According to new Australian research, the coronavirus can survive for up to 28 days on smooth surfaces such as cell phone displays or ATMs – and thus longer than previously assumed. This emerges from a study by the Australian science authority Csiro, which has just been published in the “Virology Journal”.
“At 20 degrees Celsius, around room temperature, we found that the virus was extremely robust and survived for 28 days on smooth surfaces such as glass on cell phone screens and plastic banknotes,” said Debbie Eagles, deputy director of the Center for Disease Prevention which the research was carried out.
The experiment was done in the dark – research has already shown that sunlight can kill the virus quickly, it said. In previous studies, the virus could only be detected on plastic and stainless steel surfaces for up to three days. Similar experiments for influenza A would have shown that this virus survived on surfaces for 17 days. That shows how resilient the corona virus is.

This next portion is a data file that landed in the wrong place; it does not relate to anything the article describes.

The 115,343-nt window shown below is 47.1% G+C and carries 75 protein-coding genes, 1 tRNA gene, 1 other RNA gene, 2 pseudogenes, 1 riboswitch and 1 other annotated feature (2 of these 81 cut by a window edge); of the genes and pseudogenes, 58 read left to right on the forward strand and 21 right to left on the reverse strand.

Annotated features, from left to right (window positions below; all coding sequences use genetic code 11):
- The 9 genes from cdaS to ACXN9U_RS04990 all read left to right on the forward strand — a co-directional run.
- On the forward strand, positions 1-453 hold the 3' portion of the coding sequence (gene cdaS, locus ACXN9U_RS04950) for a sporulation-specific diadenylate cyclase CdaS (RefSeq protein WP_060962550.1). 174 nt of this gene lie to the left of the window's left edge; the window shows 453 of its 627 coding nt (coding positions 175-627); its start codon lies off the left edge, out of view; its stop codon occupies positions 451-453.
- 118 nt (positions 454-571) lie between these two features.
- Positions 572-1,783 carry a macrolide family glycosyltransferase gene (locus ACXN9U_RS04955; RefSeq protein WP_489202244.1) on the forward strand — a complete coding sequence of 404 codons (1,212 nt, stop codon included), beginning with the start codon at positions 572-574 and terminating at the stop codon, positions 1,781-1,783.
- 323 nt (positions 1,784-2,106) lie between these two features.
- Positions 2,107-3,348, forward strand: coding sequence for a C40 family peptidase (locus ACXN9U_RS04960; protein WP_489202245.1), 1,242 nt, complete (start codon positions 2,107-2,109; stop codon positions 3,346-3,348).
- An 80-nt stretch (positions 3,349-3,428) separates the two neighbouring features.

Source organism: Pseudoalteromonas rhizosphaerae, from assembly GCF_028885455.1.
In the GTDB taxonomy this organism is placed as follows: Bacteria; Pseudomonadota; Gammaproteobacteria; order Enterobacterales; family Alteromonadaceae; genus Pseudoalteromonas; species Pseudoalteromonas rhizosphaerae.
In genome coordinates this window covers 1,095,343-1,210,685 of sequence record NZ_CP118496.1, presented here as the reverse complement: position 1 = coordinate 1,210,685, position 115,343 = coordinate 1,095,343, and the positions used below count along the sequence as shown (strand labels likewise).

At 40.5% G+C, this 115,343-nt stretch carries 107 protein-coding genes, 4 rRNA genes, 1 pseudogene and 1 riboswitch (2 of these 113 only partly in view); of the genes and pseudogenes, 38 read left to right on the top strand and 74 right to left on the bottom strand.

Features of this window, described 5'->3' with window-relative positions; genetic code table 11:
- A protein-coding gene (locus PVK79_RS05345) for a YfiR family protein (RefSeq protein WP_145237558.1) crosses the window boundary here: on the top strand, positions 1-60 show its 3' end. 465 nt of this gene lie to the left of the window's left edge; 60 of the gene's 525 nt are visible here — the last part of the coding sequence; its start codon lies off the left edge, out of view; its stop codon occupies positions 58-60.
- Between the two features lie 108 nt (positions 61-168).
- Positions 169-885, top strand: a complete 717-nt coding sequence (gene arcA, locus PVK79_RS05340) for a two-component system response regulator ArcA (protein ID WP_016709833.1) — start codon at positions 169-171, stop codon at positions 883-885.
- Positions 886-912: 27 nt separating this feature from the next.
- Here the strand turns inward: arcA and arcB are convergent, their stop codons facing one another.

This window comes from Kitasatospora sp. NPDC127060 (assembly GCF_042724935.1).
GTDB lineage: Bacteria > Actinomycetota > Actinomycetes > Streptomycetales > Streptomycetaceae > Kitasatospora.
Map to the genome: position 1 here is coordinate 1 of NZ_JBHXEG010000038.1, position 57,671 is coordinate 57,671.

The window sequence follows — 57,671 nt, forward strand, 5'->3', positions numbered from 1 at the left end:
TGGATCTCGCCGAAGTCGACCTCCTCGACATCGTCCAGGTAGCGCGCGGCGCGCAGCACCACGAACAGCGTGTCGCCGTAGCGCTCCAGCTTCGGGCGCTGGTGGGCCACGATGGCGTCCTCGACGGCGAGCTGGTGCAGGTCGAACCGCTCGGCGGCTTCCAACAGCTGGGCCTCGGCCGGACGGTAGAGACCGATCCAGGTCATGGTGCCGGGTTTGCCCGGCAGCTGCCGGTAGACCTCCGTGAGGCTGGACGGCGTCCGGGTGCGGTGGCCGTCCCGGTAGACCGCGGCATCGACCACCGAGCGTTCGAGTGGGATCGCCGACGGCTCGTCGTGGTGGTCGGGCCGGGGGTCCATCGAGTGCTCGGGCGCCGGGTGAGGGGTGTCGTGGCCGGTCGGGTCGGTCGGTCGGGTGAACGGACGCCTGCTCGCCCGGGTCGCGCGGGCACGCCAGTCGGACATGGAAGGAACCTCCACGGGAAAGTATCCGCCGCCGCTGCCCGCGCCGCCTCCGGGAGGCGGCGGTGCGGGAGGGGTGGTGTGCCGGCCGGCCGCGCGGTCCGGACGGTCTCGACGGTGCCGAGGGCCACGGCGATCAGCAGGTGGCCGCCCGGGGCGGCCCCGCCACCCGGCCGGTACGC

Cleans surfaces regularly
According to the Federal Institute for Risk Assessment (BfR), however, there have so far been no cases in which it has been proven that the coronavirus was transmitted to people through contact with contaminated objects or through contaminated surfaces and that this led to infections. However, according to the information, smear infections via surfaces that were previously contaminated with viruses cannot be ruled out.
According to the Australian study, the virus survived longer on smooth surfaces like glass, stainless steel and vinyl compared to composite, pore-rich surfaces like cotton. An important finding is the life span of the virus on glass. Because ATMs, self-service checkouts in supermarkets and check-in machines at airports have surfaces that are frequently touched and possibly not cleaned regularly. Therefore, the rule continues to apply: Wash your hands and clean surfaces frequently.
dpa / jb